Most Americans use birth control to prevent pregnancy and sexually transmitted diseases. There are many types of birth control available in the U.S. Each varies in cost, effectiveness and side effects. Some have even led to injury lawsuits.
Birth control allows people to stop pregnancy before it begins. It is also called contraception. About 99 percent of American women ages 15 to 44 have used contraceptives.
Some birth control methods are more effective than others. Their cost varies, too. Abstinence is the only method that is 100 percent effective and free.
Not all types of birth control protect people from sexually transmitted diseases (STDs). Only condoms and abstinence protect people from STDs.
Most types of birth control are relatively safe for women’s health and men’s health. But some may have serious side effects.
Certain birth control side effects led women to file personal injury lawsuits.
There are several types of birth control. These range from birth control pills to permanent implants. Most are for women, but there are also options for men.
Each type of contraception has its own side effects, benefits and effectiveness.
Hormonal birth control is the most popular type of birth control in the U.S. These methods include the pill, the patch, a shot and NuvaRing.
They work by releasing estrogen, progestin or a combination of both. These hormones stop the woman’s body from producing an egg.
They may also thicken cervical mucus. Thick mucus makes it difficult for the sperm to reach the egg.
Several brands of birth control pills are available to women in the U.S. Women must take the pill every day to prevent pregnancy.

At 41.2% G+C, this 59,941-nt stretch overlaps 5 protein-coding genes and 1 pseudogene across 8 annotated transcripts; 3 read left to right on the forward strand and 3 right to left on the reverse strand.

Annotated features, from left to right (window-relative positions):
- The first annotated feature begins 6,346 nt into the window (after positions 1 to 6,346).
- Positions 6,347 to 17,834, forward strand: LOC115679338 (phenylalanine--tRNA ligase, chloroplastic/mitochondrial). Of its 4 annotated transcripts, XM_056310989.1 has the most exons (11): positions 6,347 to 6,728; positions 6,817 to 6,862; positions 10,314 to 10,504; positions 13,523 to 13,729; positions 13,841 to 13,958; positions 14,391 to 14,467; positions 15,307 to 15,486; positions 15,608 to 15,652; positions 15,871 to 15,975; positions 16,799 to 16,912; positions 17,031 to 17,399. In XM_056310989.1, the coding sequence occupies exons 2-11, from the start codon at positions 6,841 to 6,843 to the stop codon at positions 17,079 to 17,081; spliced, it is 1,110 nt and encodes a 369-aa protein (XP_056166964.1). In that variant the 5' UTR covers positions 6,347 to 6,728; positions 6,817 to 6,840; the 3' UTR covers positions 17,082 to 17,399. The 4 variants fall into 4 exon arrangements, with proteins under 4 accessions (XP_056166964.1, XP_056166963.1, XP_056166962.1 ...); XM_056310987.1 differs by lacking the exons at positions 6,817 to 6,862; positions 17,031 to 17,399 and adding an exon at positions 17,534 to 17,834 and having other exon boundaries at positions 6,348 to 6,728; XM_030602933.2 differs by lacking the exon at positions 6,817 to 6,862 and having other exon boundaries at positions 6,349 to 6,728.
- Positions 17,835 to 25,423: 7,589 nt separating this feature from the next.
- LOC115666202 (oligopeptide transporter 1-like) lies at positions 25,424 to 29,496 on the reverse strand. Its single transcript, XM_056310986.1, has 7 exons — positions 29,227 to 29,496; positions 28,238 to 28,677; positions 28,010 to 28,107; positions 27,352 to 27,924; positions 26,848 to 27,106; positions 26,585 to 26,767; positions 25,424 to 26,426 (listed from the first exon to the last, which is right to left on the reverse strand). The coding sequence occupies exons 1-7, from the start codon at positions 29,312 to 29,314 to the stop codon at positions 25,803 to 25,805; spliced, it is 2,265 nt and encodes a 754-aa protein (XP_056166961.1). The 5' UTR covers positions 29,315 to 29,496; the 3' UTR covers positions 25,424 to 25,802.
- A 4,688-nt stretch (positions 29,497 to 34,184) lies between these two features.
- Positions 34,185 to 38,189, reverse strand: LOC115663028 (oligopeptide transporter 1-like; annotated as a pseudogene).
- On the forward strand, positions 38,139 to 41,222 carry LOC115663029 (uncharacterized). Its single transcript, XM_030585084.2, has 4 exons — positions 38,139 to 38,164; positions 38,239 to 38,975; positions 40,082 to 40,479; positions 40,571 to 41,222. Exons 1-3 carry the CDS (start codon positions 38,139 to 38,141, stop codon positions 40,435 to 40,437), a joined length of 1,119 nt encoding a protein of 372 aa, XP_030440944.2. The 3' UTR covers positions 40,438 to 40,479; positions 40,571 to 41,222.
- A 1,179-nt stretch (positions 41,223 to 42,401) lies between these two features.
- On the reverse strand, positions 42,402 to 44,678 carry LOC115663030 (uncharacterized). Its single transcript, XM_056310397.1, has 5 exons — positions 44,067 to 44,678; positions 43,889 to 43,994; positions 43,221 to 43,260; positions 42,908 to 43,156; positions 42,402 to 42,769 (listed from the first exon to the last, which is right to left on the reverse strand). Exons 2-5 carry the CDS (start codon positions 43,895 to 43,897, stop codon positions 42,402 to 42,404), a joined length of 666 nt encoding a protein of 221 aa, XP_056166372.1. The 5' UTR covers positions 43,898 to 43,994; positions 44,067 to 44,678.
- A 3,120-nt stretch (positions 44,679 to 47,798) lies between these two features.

Most side effects of birth control pills are mild and go away after two or three months.
But some brands might have more side effects than others. For example, Yaz has a warning for blood clots and strokes. Yaz contains the hormone drospirenone.
Older oral contraceptives “appear to be a safer choice with regard to venous thromboembolism (blood clots) than preparations containing drospirenone,” Dr. Susan Jick of Boston University’s School of Medicine said in a study in British Medical Journal.
There have been thousands of Yaz lawsuits. Women accuse the pill’s maker, Bayer, of intentionally hiding the drug’s risks.
NuvaRing is a flexible ring that contains estrogen and progestin hormones. Women insert a new ring into their vaginas every month.
They may choose to wear it all month and not get a period. Or women can remove NuvaRing in the fourth week to get a period.
Minor NuvaRing side effects go away in a few months. Serious side effects can have lasting effects. Nuvaring increases the risk of heart attack, stroke and blood clots.
The birth control patch contains estrogen and progestin. Women may wear it on their buttocks, upper arm or lower abdomen. The birth control patch gets changed every three weeks.
Women over 35 who smoke may have an increased risk of blood clots or heart problems with use of the patch.
The birth control shot (Depo-Provera) is a progestin injection. A doctor or a nurse administers the birth control shot.
Women using this method get a birth control shot every three months. It causes an increased risk of bone thinning.
After the pill, condoms are the most popular type of reversible birth control. Condoms are small pouches made of latex, plastic or lambskin.
Men wear condoms over the penis. Female condoms (FC2 Female Condom) go inside the vagina. Both types prevent sperm from entering the vagina.